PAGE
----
Missionaries were instructed by telegram to go to Holland. But, the Dutch officials were not enthusiastic to receive them. Many were denied entry unless they could show they had appropriate travel tickets and money to keep on traveling, as the Dutch didn’t want the missionaries to remain in Holland as indigent refugees. Even visiting Apostle, Joseph Fielding Smith and his wife, were initially turned back at the Dutch border.

President Wood charged Elder Norman Seibold with the task of gathering the remaining missionaries.

“Seibold was given an envelope containing 500 marks and tickets to London as well as Copenhagen. He was instructed to travel the railway lines along the Dutch border and search for stranded missionaries. How he found them would be up to him, but he must see that as many as possible were evacuated to safety." (p. 48)

One senior missionary couple from America of German heritage, Elder and Sister Goltz, at first refused to leave. Elder Goltz having been promised in a patriarchal blessing that he would serve a mission in Germany, didn’t want to give up now. But, Elder Seibold eventually convinced them that obedience to the mission president was required.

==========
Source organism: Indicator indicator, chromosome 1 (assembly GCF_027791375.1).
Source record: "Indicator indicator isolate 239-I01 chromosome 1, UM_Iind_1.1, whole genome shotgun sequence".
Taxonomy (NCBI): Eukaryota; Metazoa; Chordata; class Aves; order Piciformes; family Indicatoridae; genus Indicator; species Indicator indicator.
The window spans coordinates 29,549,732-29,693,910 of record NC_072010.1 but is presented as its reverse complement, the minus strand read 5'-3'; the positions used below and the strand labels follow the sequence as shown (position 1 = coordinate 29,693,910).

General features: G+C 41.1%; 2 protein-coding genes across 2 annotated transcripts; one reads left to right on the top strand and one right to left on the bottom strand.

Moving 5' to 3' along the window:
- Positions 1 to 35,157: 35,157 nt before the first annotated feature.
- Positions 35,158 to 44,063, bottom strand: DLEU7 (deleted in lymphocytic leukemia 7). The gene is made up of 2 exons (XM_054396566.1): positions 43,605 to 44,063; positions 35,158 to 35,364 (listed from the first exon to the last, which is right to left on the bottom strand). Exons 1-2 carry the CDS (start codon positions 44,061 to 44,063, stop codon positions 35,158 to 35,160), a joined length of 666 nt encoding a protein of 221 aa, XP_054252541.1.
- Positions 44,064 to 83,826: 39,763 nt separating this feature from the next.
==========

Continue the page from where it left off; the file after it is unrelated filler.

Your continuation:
Elder Seibold, arrived at 4 am in Cologne Germany, and found the train deport full of people trying to leave Germany.

“Seibold, a husky, strapping young man of over 200 pounds, fought his way out of the crowded railway car and looked up and down the platform. There were so many people in the vast Cologne depot, how on earth could he hope to find a few stranded missionaries? But this did not discourage Elder Seibold, who had been given a special mission and who had faith that heavenly help would be provided as required. Seibold, who still claims that he could never carry a tune in a bucket, climbed up onto a nearby baggage cart and, above the noise and confusion all around him, whistled the first four notes of "Do What is Right". A few people turned to stare. Seibold drew another long breath and whistled the tune again. From the crowded platform appeared Elder Ferryle McOmber and President Walter Biehl--Biehl, who was enroute to join his military unit. With only minutes before the train was to depart, Seibold briefly explained that he had been sent by President Wood to search for stranded missionaries along the Dutch border and the two offered to help. Their combined efforts, as they hurried in different directions through the depot whistling the familiar notes of "Do What is Right", netted fellow missionaries Dean Griner and William Manning who were also stranded and without funds or tickets. On a different platform at the other end of the Cologne railway station, Vern Marrott awakened on a hard bench from a restless sleep.... Suddenly he stopped. He wasn't sure he heard it. The sound came again and pierced his heart. Someone was whistling “Do What is Right”. He hurried up to the platform and found Elder Seibold. Seibold handed Marrott an envelope and said ‘I'm not going to take the time to explain now because there is none. Just get on this train and then open the envelope. You'll find instructions inside.’" (pp. 70-71)